Klavan On The Culture

Satire Welfare

Okay, this is just too hilarious not to post. Last week, Republican California Congressman Darrell Issa — who sometimes acts like the last sane man in government — had Bureau of Labor Statistics Acting Commissioner Josh Galvin up for questioning before the House Oversight Committee. At issue: what constitutes a “Green Job.”

Seriously, if you need a laugh, watch my Manhattan Institute video first — it was posted 8 months ago — then read last week’s transcript below. As a conservative, I hate to collect Satire Welfare — free satire from the government. But in all fairness, I got there first!

That’s the video. Here’s the real transcript, cadged from The Daily:

REP. ISSA: You did not want to come here as a witness. You are not a delighted witness. So let’s go through this. I asked you a question. You know the answer. Would you please answer it. If you sweep the floor in a solar panel facility, is that a green job?

MR. GALVIN: Yes.

REP. ISSA: Thank you. If you drive a hybrid bus — public transportation — is that a green job?

MR. GALVIN: According to our definition, yes.

REP. ISSA: Thank you. What if you’re a college professor teaching classes about environmental studies?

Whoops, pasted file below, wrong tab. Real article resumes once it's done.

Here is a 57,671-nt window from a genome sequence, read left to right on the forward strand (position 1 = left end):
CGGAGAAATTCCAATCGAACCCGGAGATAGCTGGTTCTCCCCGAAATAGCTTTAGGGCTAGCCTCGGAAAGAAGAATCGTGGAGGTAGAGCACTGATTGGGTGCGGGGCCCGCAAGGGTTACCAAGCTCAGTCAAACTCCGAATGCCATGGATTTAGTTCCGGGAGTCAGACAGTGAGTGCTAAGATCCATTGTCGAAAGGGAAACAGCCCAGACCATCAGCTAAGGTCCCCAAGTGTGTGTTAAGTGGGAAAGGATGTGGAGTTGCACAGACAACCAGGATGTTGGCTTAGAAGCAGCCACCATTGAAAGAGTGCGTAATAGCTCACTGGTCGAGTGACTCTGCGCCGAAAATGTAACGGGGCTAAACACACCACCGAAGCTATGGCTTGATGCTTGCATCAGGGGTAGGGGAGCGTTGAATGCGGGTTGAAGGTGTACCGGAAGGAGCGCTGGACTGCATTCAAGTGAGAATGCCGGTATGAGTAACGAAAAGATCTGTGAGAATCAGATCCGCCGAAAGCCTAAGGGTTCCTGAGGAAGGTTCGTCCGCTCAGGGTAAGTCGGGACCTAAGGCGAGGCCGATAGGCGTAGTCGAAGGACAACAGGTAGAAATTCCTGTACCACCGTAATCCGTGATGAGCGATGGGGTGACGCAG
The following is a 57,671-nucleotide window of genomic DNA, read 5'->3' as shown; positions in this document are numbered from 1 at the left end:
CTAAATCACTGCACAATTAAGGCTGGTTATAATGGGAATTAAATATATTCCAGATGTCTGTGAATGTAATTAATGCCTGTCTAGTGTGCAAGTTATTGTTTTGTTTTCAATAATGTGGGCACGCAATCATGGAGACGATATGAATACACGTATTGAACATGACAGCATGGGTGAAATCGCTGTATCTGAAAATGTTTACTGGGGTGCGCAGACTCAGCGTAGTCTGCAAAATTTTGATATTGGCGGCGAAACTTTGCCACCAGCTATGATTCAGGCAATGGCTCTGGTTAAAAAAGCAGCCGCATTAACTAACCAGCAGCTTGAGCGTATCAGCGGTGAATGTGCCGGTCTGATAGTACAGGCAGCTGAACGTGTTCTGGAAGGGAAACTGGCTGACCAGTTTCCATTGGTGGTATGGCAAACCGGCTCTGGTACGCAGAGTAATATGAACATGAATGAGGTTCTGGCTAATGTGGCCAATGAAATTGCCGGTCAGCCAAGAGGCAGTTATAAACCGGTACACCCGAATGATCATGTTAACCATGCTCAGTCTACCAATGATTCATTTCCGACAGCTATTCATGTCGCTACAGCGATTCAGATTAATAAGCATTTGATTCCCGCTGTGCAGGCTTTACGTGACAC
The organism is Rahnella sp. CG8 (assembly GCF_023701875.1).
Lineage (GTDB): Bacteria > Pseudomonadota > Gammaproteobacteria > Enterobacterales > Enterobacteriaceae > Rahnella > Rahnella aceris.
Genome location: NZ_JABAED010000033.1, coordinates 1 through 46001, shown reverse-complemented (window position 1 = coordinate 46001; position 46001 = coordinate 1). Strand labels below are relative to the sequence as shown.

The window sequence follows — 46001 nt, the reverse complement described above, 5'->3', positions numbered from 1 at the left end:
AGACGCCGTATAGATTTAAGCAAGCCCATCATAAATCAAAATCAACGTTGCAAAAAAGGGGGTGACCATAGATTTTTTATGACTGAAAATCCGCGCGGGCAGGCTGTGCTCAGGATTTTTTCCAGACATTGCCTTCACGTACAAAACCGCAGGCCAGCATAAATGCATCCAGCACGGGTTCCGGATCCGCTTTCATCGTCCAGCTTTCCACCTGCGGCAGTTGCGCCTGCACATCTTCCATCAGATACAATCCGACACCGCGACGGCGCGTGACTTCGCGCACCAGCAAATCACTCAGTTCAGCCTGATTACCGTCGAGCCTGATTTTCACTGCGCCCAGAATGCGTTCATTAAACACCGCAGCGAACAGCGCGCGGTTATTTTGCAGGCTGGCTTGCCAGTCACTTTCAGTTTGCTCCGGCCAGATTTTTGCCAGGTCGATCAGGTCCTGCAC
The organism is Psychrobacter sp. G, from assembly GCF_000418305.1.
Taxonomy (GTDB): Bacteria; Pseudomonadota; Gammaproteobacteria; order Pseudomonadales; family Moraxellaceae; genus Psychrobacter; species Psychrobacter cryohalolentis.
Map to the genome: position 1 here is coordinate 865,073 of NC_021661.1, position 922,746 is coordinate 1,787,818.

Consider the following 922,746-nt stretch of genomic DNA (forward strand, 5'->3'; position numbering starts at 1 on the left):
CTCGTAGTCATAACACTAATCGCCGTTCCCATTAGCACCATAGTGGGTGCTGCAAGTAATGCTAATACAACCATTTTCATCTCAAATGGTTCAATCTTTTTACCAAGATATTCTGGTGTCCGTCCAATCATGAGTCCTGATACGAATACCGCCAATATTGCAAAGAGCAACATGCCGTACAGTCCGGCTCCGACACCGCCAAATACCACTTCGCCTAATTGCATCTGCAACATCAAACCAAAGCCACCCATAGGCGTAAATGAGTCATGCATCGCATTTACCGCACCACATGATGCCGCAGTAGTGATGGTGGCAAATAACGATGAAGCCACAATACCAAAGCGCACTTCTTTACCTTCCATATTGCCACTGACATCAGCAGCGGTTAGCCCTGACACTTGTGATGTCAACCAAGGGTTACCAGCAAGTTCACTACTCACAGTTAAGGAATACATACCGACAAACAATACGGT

MR. GALVIN: Yes.

REP. ISSA: What about just any school bus driver?

MR. GALVIN: Yes.

REP. ISSA: What about the guy who puts gas in the school bus?

MR. GALVIN: Yes.

REP. ISSA: How about employees at a bicycle shop?

MR. GALVIN: I guess I’m not sure about that.

REP. ISSA: The answer is yes, according to your definition. And you’ve got a lot of them. What about a clerk at the bicycle repair shop?

MR. GALVIN: Yes.

REP. ISSA: What about someone who works in an antique dealer?

MR. GALVIN: I’m not sure about that either.

REP. ISSA: The answer is yes. Those are — those are recycled goods. They’re antiques; they’re used. What about someone who works at the Salvation Army in their clothing recycling and furniture?

MR. GALVIN: Right. Because they’re selling recycled goods.

REP. ISSA: OK. What about somebody who opened a store to sell rare manuscripts?

MR. GALVIN: What industry is that?

REP. ISSA: People sell rare books and manuscripts — but they’re rare because they’re old, so they’re used.

MR. GALVIN: OK.

REP. ISSA: What about workers at a consignment shop?

MR. GALVIN: That’s a green job.

REP. ISSA: Does the teenage kid who works full-time at a used record shop count?

MR. GALVIN: Yes.

REP. ISSA: How about somebody who manufacturers railroads rolling stock — basically, train cars?

MR. GALVIN: I don’t think we classified the manufacture of rail cars as —

REP. ISSA: Forty-eight-point-eight percent of jobs in manufacturing, rail cars counted, according to your statistics. About half of the jobs that are being used to build trains. OK. How about — just one more here. What about people who work in a trash disposal yard? Do garbage men have green jobs?

MR. GALVIN: Yes.

REP. ISSA: OK. I apologize. The real last last is, how about an oil lobbyist? Wouldn’t an oil lobbyist count as having a green job if they are engaged in advocacy related to environmental issues?

MR. GALVIN: Yes.

You can’t make this stuff up. Oh wait — apparently you can!